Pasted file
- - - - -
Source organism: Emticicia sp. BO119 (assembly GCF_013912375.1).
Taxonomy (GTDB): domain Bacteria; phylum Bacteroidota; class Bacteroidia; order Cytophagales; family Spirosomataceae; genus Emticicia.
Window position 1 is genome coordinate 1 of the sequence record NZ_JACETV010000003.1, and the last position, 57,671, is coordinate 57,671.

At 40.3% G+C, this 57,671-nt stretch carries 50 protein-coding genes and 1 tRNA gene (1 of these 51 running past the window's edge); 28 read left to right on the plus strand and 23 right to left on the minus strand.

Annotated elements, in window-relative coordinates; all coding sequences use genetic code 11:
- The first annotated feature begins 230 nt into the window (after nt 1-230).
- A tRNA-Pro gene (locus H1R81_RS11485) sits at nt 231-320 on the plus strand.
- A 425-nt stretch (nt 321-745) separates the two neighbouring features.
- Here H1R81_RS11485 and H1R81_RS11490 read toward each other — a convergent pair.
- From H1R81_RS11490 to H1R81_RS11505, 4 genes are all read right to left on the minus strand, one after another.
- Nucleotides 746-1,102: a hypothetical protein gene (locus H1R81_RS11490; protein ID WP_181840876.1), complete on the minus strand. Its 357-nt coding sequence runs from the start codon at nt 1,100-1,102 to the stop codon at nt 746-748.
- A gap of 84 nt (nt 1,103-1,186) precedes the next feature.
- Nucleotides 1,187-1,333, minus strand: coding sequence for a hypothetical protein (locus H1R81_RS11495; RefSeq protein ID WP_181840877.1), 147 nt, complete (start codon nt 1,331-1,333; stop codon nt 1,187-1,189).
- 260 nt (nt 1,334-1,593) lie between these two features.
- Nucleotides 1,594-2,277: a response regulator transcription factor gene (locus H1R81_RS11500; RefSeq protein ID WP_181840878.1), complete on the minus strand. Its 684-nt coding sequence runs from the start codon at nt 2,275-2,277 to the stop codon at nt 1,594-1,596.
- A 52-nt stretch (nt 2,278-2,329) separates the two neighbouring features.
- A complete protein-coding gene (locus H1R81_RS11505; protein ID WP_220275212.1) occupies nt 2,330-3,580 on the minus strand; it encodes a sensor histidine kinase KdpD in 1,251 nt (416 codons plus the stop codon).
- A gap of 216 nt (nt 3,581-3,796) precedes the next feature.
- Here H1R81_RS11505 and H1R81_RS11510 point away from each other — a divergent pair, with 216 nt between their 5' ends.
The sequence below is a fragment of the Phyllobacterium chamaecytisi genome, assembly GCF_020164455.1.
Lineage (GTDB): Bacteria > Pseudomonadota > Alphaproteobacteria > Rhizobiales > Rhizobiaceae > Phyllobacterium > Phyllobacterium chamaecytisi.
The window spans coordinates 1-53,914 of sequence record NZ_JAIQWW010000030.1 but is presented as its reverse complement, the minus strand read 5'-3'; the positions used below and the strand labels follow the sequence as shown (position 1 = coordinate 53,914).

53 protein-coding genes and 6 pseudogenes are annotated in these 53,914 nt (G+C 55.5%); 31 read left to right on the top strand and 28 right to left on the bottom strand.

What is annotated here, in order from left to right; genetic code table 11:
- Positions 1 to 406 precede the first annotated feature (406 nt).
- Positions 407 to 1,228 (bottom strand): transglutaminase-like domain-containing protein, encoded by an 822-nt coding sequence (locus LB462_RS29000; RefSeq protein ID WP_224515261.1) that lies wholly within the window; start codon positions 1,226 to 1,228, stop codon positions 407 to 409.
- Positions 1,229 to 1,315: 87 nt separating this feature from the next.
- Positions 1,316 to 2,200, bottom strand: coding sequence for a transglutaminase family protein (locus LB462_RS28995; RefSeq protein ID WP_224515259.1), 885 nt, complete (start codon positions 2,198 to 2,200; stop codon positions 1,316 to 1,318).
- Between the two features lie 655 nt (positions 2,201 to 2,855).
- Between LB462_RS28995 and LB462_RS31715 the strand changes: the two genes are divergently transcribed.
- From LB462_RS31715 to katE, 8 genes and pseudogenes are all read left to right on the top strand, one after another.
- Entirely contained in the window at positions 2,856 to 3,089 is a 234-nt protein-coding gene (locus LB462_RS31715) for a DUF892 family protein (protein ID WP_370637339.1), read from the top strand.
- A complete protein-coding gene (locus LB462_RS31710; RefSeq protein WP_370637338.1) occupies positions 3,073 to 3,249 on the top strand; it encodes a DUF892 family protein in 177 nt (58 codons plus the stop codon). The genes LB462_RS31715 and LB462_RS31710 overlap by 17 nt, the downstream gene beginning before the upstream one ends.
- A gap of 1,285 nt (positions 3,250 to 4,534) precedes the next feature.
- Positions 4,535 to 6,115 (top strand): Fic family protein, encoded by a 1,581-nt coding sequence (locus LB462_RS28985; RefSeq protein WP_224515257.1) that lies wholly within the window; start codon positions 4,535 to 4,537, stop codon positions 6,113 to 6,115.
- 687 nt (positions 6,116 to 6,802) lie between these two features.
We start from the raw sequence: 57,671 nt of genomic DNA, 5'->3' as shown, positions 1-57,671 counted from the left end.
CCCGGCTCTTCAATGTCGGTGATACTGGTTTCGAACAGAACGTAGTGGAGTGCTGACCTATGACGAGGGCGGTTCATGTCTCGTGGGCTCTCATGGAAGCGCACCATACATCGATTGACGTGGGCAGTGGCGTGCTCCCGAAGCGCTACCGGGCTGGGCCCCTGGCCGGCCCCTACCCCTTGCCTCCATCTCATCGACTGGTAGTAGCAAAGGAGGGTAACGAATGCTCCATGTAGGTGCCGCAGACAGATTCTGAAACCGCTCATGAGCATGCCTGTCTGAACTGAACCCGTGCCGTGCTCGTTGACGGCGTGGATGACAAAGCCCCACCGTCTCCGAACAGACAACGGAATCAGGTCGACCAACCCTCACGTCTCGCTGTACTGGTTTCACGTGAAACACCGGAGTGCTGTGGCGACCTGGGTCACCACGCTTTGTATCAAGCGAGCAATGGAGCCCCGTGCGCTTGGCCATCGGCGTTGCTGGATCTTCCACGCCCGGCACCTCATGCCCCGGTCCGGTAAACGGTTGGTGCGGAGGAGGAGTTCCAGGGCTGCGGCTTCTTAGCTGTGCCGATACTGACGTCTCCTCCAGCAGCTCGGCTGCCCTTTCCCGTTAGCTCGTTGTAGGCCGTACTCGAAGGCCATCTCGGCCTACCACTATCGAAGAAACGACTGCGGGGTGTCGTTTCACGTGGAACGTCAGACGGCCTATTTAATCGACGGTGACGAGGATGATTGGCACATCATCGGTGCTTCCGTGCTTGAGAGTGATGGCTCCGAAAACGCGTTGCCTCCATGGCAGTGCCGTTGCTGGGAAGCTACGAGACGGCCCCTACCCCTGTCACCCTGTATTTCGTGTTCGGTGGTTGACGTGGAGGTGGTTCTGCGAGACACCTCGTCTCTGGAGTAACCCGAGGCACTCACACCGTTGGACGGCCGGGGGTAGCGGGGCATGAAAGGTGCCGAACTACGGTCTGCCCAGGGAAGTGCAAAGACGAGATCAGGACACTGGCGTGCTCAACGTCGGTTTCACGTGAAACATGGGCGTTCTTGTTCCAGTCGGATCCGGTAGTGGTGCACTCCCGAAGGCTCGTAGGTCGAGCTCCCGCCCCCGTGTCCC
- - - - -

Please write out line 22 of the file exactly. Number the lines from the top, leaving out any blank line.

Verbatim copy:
The window spans coordinates 1-53,914 of sequence record NZ_JAIQWW010000030.1 but is presented as its reverse complement, the minus strand read 5'-3'; the positions used below and the strand labels follow the sequence as shown (position 1 = coordinate 53,914).